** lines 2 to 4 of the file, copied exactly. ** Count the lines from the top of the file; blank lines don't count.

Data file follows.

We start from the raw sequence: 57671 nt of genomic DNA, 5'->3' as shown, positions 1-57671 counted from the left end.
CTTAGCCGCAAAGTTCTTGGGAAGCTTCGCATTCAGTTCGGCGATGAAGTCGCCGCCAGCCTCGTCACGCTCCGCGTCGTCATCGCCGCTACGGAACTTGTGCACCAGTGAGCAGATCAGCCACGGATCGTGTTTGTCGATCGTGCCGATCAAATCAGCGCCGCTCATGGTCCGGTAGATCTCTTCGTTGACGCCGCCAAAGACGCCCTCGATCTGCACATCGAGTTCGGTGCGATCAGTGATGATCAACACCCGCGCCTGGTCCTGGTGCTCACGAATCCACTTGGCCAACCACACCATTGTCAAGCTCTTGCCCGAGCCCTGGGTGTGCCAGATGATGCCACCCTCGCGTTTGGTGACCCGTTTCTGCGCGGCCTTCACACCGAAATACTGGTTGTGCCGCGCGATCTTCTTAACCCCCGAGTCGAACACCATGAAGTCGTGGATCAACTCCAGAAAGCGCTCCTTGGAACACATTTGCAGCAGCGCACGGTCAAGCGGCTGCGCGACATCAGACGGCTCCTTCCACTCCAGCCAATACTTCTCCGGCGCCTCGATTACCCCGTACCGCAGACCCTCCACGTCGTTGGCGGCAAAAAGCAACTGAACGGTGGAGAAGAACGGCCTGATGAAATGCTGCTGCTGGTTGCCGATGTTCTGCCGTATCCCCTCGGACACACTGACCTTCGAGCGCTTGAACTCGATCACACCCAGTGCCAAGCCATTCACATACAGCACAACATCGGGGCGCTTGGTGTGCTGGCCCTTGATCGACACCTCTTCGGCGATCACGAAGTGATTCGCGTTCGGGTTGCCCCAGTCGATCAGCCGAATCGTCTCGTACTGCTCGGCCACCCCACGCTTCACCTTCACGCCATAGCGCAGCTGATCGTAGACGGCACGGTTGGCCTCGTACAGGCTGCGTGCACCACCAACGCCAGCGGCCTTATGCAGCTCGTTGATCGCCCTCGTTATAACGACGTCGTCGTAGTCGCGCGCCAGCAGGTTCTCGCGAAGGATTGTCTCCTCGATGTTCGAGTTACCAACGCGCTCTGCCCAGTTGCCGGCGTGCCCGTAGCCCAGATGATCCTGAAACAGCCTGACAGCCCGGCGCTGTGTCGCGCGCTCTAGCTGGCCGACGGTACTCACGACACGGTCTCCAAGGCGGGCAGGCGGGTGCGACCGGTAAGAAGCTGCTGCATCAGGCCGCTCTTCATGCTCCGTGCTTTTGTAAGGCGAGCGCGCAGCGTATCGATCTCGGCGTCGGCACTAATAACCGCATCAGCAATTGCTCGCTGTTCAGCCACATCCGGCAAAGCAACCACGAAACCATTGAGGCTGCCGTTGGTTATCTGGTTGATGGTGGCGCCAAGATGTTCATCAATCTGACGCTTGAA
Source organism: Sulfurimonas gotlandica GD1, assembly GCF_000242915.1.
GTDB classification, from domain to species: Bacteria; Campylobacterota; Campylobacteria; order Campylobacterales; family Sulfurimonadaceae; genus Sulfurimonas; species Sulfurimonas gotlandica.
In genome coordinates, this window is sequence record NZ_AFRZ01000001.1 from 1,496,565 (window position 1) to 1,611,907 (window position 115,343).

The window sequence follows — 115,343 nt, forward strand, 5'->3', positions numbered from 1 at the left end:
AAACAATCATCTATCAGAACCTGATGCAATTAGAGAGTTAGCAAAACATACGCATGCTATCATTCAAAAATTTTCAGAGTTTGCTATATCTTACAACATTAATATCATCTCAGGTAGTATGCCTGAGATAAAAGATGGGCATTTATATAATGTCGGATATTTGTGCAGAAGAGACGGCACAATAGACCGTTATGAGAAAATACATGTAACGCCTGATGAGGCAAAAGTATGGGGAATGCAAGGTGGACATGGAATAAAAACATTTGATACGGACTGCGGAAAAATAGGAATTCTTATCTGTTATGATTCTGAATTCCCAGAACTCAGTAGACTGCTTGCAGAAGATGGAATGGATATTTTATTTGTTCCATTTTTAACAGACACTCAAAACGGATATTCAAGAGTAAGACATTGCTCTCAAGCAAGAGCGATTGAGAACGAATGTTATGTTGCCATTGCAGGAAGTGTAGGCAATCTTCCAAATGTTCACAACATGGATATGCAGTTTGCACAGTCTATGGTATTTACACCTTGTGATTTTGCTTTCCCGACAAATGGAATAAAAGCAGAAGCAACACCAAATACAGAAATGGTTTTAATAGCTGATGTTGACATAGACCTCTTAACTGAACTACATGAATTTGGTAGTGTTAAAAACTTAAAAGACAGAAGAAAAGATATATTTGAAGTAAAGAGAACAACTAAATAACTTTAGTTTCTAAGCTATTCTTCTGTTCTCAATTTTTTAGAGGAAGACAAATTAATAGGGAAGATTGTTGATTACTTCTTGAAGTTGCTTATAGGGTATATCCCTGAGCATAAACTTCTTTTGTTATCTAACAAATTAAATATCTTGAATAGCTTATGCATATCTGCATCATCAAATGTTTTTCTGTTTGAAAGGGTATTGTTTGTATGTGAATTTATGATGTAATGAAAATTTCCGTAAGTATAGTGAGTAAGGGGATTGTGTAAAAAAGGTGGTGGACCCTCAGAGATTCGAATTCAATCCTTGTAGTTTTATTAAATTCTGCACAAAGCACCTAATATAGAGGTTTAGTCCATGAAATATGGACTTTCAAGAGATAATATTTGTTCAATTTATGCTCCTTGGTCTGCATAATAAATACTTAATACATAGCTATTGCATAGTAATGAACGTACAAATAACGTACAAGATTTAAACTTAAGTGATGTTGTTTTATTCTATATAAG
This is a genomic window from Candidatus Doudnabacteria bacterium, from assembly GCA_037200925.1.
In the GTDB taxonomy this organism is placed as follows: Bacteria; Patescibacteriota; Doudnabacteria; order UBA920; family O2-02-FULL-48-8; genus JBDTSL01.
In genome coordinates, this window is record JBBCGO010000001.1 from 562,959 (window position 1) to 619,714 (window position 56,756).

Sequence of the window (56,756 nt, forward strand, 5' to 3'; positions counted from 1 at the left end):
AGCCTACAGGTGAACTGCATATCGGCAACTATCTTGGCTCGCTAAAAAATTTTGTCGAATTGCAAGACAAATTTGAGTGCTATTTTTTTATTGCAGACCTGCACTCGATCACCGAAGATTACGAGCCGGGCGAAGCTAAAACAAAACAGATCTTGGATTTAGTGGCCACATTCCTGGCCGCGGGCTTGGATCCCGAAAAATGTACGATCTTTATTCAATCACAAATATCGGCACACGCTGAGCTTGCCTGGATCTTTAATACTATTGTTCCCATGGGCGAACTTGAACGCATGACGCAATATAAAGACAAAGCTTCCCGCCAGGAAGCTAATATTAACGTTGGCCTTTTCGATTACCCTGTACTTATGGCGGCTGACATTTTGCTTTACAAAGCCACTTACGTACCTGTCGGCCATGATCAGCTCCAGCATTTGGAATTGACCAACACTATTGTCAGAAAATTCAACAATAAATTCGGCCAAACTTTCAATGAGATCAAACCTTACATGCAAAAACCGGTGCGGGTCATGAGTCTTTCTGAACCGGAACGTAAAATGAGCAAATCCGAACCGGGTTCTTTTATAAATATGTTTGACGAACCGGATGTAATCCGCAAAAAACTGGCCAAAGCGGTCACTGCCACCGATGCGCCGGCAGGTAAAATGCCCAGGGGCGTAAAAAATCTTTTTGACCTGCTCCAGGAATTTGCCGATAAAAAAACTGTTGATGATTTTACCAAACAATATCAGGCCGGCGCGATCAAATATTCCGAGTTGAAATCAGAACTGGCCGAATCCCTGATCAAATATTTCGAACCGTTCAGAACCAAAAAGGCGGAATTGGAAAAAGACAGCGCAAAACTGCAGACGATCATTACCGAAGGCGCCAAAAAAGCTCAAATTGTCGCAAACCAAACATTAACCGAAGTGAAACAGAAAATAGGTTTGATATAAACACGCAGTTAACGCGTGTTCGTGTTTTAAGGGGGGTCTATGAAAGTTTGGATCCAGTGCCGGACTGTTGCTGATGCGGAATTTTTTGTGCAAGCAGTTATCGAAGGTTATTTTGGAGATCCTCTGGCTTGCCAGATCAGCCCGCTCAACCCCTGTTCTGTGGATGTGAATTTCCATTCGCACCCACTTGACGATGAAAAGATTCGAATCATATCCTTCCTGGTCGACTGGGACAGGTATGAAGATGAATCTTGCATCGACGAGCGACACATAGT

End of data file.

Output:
CTTAGCCGCAAAGTTCTTGGGAAGCTTCGCATTCAGTTCGGCGATGAAGTCGCCGCCAGCCTCGTCACGCTCCGCGTCGTCATCGCCGCTACGGAACTTGTGCACCAGTGAGCAGATCAGCCACGGATCGTGTTTGTCGATCGTGCCGATCAAATCAGCGCCGCTCATGGTCCGGTAGATCTCTTCGTTGACGCCGCCAAAGACGCCCTCGATCTGCACATCGAGTTCGGTGCGATCAGTGATGATCAACACCCGCGCCTGGTCCTGGTGCTCACGAATCCACTTGGCCAACCACACCATTGTCAAGCTCTTGCCCGAGCCCTGGGTGTGCCAGATGATGCCACCCTCGCGTTTGGTGACCCGTTTCTGCGCGGCCTTCACACCGAAATACTGGTTGTGCCGCGCGATCTTCTTAACCCCCGAGTCGAACACCATGAAGTCGTGGATCAACTCCAGAAAGCGCTCCTTGGAACACATTTGCAGCAGCGCACGGTCAAGCGGCTGCGCGACATCAGACGGCTCCTTCCACTCCAGCCAATACTTCTCCGGCGCCTCGATTACCCCGTACCGCAGACCCTCCACGTCGTTGGCGGCAAAAAGCAACTGAACGGTGGAGAAGAACGGCCTGATGAAATGCTGCTGCTGGTTGCCGATGTTCTGCCGTATCCCCTCGGACACACTGACCTTCGAGCGCTTGAACTCGATCACACCCAGTGCCAAGCCATTCACATACAGCACAACATCGGGGCGCTTGGTGTGCTGGCCCTTGATCGACACCTCTTCGGCGATCACGAAGTGATTCGCGTTCGGGTTGCCCCAGTCGATCAGCCGAATCGTCTCGTACTGCTCGGCCACCCCACGCTTCACCTTCACGCCATAGCGCAGCTGATCGTAGACGGCACGGTTGGCCTCGTACAGGCTGCGTGCACCACCAACGCCAGCGGCCTTATGCAGCTCGTTGATCGCCCTCGTTATAACGACGTCGTCGTAGTCGCGCGCCAGCAGGTTCTCGCGAAGGATTGTCTCCTCGATGTTCGAGTTACCAACGCGCTCTGCCCAGTTGCCGGCGTGCCCGTAGCCCAGATGATCCTGAAACAGCCTGACAGCCCGGCGCTGTGTCGCGCGCTCTAGCTGGCCGACGGTACTCACGACACGGTCTCCAAGGCGGGCAGGCGGGTGCGACCGGTAAGAAGCTGCTGCATCAGGCCGCTCTTCATGCTCCGTGCTTTTGTAAGGCGAGCGCGCAGCGTATCGATCTCGGCGTCGGCACTAATAACCGCATCAGCAATTGCTCGCTGTTCAGCCACATCCGGCAAAGCAACCACGAAACCATTGAGGCTGCCGTTGGTTATCTGGTTGATGGTGGCGCCAAGATGTTCATCAATCTGACGCTTGAA
Source organism: Sulfurimonas gotlandica GD1, assembly GCF_000242915.1.
GTDB classification, from domain to species: Bacteria; Campylobacterota; Campylobacteria; order Campylobacterales; family Sulfurimonadaceae; genus Sulfurimonas; species Sulfurimonas gotlandica.